Meriem Chabani, TXKL, NEW SOUTH, France
As a historically significant Mediterranean port, Algiers has been shaped by successive foreign invasions, settlement and withdrawal. The city testifies to these layers in its built form and housing typologies in particular exhibit a broad diversity. As rural exodus and demographic growth impose an exponential tension on the capital of Algeria, the provision of sufficient housing to meet need often leads to the reproduction of already bankrupt models of standardized architecture, whether imported or imposed. Though it is a truism that a globalized process of housing production generates a homogenization of cities, Algeria’s colonial history and its complex aftermath have, in turn, had an impact on these generic imported forms. This presentation examines cross-cultural influences through an examination of collective housing typologies in Algiers, whether in French colonial buildings and planning, the Casbah, contemporary collective housing units or the multitude of self-built single houses, and confronts them with the built proceeds of a broader French Colonial project in other regions of the Mediterranean, as well as in mainland France. Various forms of collective housing in Algiers are viewed through the dual notions of “Houma” and “Dar”, Algerian linguistic forms that refer to the neighborhood and the home, respectively. The combination of these two concepts may most readily be viewed in the Casbah where unitary houses are at once characterized by their strong interiority and their clustering as a dense urban fabric whose spaces are inhabited and cross-cut by a diverse social structure. This spatial form suggests a sliding between scales, the construction of a mutually constitutive tension that requires negotiated thresholds and shared space as part of its continued functioning. By framing collective housing in these terms and not only according to its resemblances, it should be possible to view its spatial functionality – or lack thereof – as an entity defined both by how it takes part in the collective and though its domestic condition. The domestic cell generates and frames a social structure of its own, while being linked to a wider social fabric; the interweaving of domestic and collective practices informs how interior and exterior may be inverted. Collective housing is thus considered as a fragment of a neighborhood, a place where shared practices and notions of belonging are forged, holding the potential to reverse the logic of the globalized reference model. More broadly, it is hoped that this approach may inform an examination of how spatial forms impact upon, destroy, create or restructure social practices and – more specifically – decolonize and de-standardize the way in which the housing and cities of tomorrow are imagined.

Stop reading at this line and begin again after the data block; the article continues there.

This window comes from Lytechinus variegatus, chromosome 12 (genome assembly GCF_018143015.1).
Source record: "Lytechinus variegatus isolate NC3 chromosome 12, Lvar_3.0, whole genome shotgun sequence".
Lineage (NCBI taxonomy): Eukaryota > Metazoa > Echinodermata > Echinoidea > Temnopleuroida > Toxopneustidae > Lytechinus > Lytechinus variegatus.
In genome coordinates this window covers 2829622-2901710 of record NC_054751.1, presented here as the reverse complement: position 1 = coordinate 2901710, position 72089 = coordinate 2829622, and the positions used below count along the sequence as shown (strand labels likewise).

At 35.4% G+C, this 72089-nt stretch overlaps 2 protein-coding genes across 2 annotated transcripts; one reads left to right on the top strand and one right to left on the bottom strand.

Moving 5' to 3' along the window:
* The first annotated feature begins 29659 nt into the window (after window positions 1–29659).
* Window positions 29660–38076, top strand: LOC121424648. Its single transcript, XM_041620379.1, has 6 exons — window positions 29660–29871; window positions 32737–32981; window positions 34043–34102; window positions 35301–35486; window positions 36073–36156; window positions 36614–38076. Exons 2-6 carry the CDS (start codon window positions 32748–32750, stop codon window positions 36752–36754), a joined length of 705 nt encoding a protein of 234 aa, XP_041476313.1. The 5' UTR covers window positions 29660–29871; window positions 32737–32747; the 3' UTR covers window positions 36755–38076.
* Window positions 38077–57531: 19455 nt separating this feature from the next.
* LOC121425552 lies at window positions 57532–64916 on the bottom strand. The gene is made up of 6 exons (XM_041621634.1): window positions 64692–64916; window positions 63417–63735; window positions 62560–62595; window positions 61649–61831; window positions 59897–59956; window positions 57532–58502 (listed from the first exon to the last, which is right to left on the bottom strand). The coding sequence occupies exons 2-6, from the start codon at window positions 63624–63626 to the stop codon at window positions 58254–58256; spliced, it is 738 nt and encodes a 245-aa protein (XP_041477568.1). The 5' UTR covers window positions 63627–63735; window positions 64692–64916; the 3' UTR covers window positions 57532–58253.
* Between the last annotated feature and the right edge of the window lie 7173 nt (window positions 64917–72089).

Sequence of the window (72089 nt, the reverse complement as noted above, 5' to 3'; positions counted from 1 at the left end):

Meriem Chabani currently teaches urban planning at the Ecole Polytechnique Fédérale de Lausanne. She has been invited to intervene at the ENSA Paris Malaquais, ENSA Nantes, ENSA Marseilles (FR), Urban School Ruhr, IKA Akademie der Bildenden Künste in Vienna (AT), Akademie der Künste Berlin (DE), Mandalay Technological University (MM), the Ethiopian Institute of Architecture, Building Construction and City Development (ET) and the Department of Architecture at the University of Algiers (DZ). Her work has been showcased at the 4th design biennale of Istanbul (TR) in 2018, and she was a recipient of a Holcim Award for Sustainable Development Next Generation in 2014.